China’s Belt and Road Initiative is a threat to Italian sovereignty – Meloni is right to be wary

Meeting between Italian and Chinese government ministers in the Great Hall of the People during the second Belt And Road Forum For International Cooperation held in Beijing, 27 April 2019. (Photo by Parker Song - Pool/Getty Images)


China’s Belt and Road Initiative is a land and maritime infrastructure project developed by the People’s Republic of China. The initiative seeks to extend Asia’s influence in Africa and Europe by increasing trade and stimulating economic growth. Xi Jinping’s ambitious aim is to invest in 150 countries, with the construction of ports, bridges, railroads and skyscrapers.

But beneath the surface, the project is a soft-power strategy for China to become a world superpower, outpacing US global hegemony. The majority of countries in the European Union that have signed up for the project are in central, eastern and southern Europe – those struggling the most with slowing economic growth, and whose governments would benefit considerably from inward investment.

But foreign funds come with strings, especially when they emanate from countries under all encompassing one-party rule. They are a short-term benefit that carries a long-term cost: the slow erasure of national sovereignty. Unless trade investments are made on equal terms, they risk creating an imbalance of power, where the more dependent country loses out.

Since 2019 the reality of China’s stance has fallen short of Italy’s hopes. Beijing has failed to reduce barriers for Italian businesses. This has led successive governments in Rome to regard Xi’s trade policy with increased scepticism. At the same time, the EU established a Global Gateway initiative to counter China’s Belt and Road Initiative. The President of the European Commission, Ursula von der Leyen, teamed up with US President Joe Biden and Japan’s Prime Minister Fumio Kishida to develop a trilateral infrastructure project. This left Italy as the only country in the G7 to have joined China’s Belt and Road project.

The move by Italy had surprised many allies in the West, especially the United States. During the signing of the agreement, Italy’s Five Star Movement was the largest party in government. As an anti-establishment party suspicious of Nato and supposed US imperialism, the Five Star Movement developed a close relationship with the Chinese Communist Party, changing the course of what had been Italy’s foreign policy since the end of the Cold War. The deal is set to be renewed automatically for five more years in March 2024 if neither Beijing or Rome withdraw.

When Xi visited Rome in 2019 to finalise the deal, he was treated with particular reverence, including attending a concert in his honour by Andrea Bocelli at the Presidential Palace. He told the then Italian prime minister, Giuseppe Conte, that the deal between Italy and China was akin to the “natural principles of the universe”. Xi was referring to the ancient Silk Road, a Eurasian trade network founded in the second century BC, which continued until the mid-15th Century. Italy and China marked the start and finish of the ancient trade route.

But the Italian government’s position regarding the agreement with Xi quickly changed when Italy’s right-wing leader, Giorgia Meloni, became prime minister. She told her 67 counterparts in Hiroshima she might be ready to abandon the landmark Belt and Road infrastructure project. Although she hasn’t yet made a final decision, Meloni is deliberating on the delicate situation of how to exit from the agreement without harming Italian businesses. Such a move would represent a major turnaround in relations between Rome and Beijing. Unlike Meloni’s hawkish position towards Russia and her military support for Ukraine that is met with scepticism from her coalition partners, Matteo Salvini and Silvio Berlusconi, her stance towards China has their unwavering support.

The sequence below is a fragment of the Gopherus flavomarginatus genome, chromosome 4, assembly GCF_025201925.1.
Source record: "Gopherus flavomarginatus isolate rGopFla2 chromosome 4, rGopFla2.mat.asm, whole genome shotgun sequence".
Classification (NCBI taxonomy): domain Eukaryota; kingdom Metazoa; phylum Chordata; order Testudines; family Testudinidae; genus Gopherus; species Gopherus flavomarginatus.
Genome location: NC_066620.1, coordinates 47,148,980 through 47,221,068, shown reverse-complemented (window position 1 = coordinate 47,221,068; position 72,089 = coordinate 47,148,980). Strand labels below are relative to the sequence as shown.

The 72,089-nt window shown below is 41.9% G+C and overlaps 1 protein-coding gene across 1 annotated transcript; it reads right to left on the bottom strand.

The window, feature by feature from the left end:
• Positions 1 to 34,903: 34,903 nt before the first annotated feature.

Berlusconi said in 2019 as the time the agreement was being ratified, “China has created a hegemonic project on our economy. An offensive act is in place on the commercial and economic sectors. China is showing us clearly that it has political and also a military plan.”

Salvini also said, “helping Italian economies invest abroad, we’re willing to work with everyone, but if it’s about colonising Italy and its companies, from foreign powers, my answer is: ‘no’.”

Meloni is especially concerned with China’s imperialist track record in its dealings with Taiwan and Hong Kong. “I hope China will soften its tone and will do something concrete to respect democracy, human rights and international law,” she has said. Her fear is that if China becomes even more belligerent in its approach to Taiwan, this will trigger a new Cold War with the United States. Italy will be caught in the middle, incapable of independently choosing a side.

Nathalie Tocci, director of the Istituto Affari Internazionali, a Rome-based think tank, pointed out: “The relationship with the US is really what she’s [Meloni] bet on in order to establish her international credentials.”

Italians who support China’s investment in Italy counter the argument by claiming US influence over Italy is far stronger than that of China today, with far worse cultural consequences, not least the importation of America’s so-called ‘woke’ ideology.

But this is precisely the point: Italy, and Europe, should avoid being thrust back and forth between China and the United States. Instead, Europe should strive for economic, military and political sovereignty. In order to do so, Italy and Europe must pursue a decoupling strategy to avoid becoming a future economic battlefield, with little or no independence.

Alessandra Bocchi is Associate Editor at Brussels Signal